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Susan Kistler on Formatting Categorical and Multiple Choice Questions for Online Surveying

I’m Susan Kistler, AEA’s Executive Director, and contributor of each Saturday’s aea365 post. Many moons ago, I taught survey design and worked as a consultant and trainer with a focus on evaluation planning and instrument development for nonprofit grantees. Today, I want to draw on that background to start an intermittent series on online surveying and to talk about one of the basics of online survey development – getting categorical and multiple choice questions in the right format for the online environment.

Hot Tip – Creating Categorical Questions: When you have a question for which you want respondents to choose one (and only one!) answer from a pre-defined list, the most common options are to use questions with radio buttons or, usually for a longer list, a pull-down menu. Here is an example of each from a post-course survey.

Example of Radio Button and Pull-down list

Lesson Learned: When a respondent selects a second answer, or changes an answer, for a forced-response question in either format, any other answers will automatically be deselected.

Lessons Learned: Radio buttons look like little bullets or unfilled dots. These are a consistent visual cue to your respondents that they can and should select only one answer.

Hot Tip – Creating Multiple Choice Questions: When you have a question for which you want respondents to choose one or more answers from a pre-defined list, the most common option is a checkbox question, such as the following:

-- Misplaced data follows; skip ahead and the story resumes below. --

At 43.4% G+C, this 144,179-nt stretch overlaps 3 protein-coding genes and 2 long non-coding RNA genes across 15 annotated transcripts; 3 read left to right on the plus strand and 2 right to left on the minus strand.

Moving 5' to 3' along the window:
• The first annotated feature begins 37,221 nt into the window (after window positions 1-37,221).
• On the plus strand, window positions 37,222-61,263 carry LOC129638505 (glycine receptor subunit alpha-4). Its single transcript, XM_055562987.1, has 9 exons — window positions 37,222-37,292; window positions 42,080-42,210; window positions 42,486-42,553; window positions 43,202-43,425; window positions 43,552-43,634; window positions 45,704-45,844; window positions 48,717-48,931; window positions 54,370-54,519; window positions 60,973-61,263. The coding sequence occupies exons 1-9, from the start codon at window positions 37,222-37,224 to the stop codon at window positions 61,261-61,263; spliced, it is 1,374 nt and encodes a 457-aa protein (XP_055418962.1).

Lesson Learned: When a respondent selects a second answer, or changes an answer, when using a checkbox question, any previous responses remain selected.

Lessons Learned: Checkbox questions put a little checkbox to the left of each response option and insert checks in those boxes when selected. These are a consistent visual cue that it is acceptable to select more than one response – but it is still good practice to note that multiple selections are ok in the question instructions.

Hot Tip – Just say no! In some survey programs, you can set a pull-down menu to allow for more than one answer by having your respondents hold down a special key such as Ctrl or Shift when making a second (or third…) selection. I don’t recommend this for two reasons – (i) since pull-down menus are predominantly used for single selection responses, users reading quickly are likely to choose only one response; and (ii) the secondary selection keys often do not translate consistently (if at all) across web browsers, hardware (mac vs pc), and reading devices – especially mobile devices such as iPads.

Rad Resource: Amy Germuth offered a great workshop on Improving Survey Quality at this year’s AEA/CDC Summer Evaluation Institute. She has graciously shared her handouts here in the AEA Public eLibrary. While not explicitly focused on online surveying, her guidance is broadly applicable.

Coming Soon: Formatting qualitative response questions and key terms in online surveying

Do you have questions, concerns, kudos, or content to extend this aea365 contribution? Please add them in the comments section for this post on the aea365 webpage so that we may enrich our community of practice. Would you like to submit an aea365 Tip? Please send a note of interest to aea365 is sponsored by the American Evaluation Association and provides a Tip-a-Day by and for evaluators.

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  • Shortcut Week: Corinne Poth on Skip Logic for Surveys | AEA365 · July 14, 2011 at 11:22 am

    […] I am Corinne Poth and I want to think about shortcuts in surveys. Not so much shortcuts in creating your survey, but more shortcuts that help your respondents to respond to your survey in the shortest path possible. Towards that end (and with her blessing), I thought that I would add to the first post from Susan Kistler’s series on online surveying. […]


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